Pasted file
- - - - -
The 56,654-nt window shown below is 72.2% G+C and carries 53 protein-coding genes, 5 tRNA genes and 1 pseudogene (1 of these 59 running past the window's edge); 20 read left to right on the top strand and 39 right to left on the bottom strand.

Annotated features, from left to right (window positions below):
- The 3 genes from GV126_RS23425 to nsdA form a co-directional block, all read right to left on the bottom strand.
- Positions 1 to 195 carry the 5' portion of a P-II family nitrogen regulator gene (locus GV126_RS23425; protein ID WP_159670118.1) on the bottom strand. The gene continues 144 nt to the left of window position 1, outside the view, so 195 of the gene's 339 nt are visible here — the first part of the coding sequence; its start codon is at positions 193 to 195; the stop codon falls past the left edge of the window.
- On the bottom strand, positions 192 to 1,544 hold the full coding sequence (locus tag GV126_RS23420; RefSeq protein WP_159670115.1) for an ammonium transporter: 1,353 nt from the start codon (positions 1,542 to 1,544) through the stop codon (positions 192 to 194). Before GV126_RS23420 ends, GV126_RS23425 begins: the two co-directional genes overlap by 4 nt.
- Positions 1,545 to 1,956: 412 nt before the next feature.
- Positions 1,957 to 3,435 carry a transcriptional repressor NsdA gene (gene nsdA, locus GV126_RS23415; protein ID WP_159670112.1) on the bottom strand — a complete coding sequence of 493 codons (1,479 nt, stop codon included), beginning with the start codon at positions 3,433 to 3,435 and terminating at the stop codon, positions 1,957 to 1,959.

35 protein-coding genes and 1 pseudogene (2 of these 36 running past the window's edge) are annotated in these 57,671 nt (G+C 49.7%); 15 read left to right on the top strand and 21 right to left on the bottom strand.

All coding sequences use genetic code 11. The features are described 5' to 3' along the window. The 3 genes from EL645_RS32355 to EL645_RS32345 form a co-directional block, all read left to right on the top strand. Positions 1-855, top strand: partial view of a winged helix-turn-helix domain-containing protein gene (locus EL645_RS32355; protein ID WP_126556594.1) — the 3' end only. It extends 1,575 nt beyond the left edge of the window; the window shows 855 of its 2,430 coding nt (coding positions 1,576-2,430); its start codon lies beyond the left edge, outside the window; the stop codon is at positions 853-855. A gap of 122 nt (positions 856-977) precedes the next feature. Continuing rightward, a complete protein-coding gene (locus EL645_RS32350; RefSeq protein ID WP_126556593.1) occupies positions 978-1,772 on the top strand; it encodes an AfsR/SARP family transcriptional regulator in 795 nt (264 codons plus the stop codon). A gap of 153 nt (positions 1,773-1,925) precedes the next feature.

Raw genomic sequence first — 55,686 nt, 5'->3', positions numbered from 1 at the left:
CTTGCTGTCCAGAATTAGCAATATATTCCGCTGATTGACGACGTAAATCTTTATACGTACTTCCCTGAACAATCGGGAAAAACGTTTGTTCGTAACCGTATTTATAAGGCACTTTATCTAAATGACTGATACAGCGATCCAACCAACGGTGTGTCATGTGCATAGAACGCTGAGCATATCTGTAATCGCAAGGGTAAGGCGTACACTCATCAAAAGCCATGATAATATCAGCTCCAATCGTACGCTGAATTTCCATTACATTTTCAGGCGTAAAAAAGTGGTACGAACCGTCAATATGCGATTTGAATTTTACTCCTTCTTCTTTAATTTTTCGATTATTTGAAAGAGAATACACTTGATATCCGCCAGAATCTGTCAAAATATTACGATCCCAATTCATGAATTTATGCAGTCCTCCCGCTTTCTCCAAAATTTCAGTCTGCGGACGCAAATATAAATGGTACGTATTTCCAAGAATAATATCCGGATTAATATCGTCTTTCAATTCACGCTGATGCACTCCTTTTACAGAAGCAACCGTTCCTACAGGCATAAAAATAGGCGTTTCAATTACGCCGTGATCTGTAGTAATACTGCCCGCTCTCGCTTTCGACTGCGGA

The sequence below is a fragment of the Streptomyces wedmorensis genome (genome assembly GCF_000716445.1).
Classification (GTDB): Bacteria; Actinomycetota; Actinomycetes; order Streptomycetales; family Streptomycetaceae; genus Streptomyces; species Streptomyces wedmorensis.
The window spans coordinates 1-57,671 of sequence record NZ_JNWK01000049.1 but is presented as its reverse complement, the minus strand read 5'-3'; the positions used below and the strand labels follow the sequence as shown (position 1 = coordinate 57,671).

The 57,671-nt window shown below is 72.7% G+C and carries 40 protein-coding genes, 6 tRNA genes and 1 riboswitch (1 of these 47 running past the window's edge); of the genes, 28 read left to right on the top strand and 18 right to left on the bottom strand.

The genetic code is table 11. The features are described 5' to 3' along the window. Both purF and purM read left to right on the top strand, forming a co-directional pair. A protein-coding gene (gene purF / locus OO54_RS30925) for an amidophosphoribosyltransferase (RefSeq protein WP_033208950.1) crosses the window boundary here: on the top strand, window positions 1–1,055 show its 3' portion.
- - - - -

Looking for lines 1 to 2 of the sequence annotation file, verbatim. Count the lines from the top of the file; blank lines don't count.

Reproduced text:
The 56,654-nt window shown below is 72.2% G+C and carries 53 protein-coding genes, 5 tRNA genes and 1 pseudogene (1 of these 59 running past the window's edge); 20 read left to right on the top strand and 39 right to left on the bottom strand.

Annotated features, from left to right (window positions below):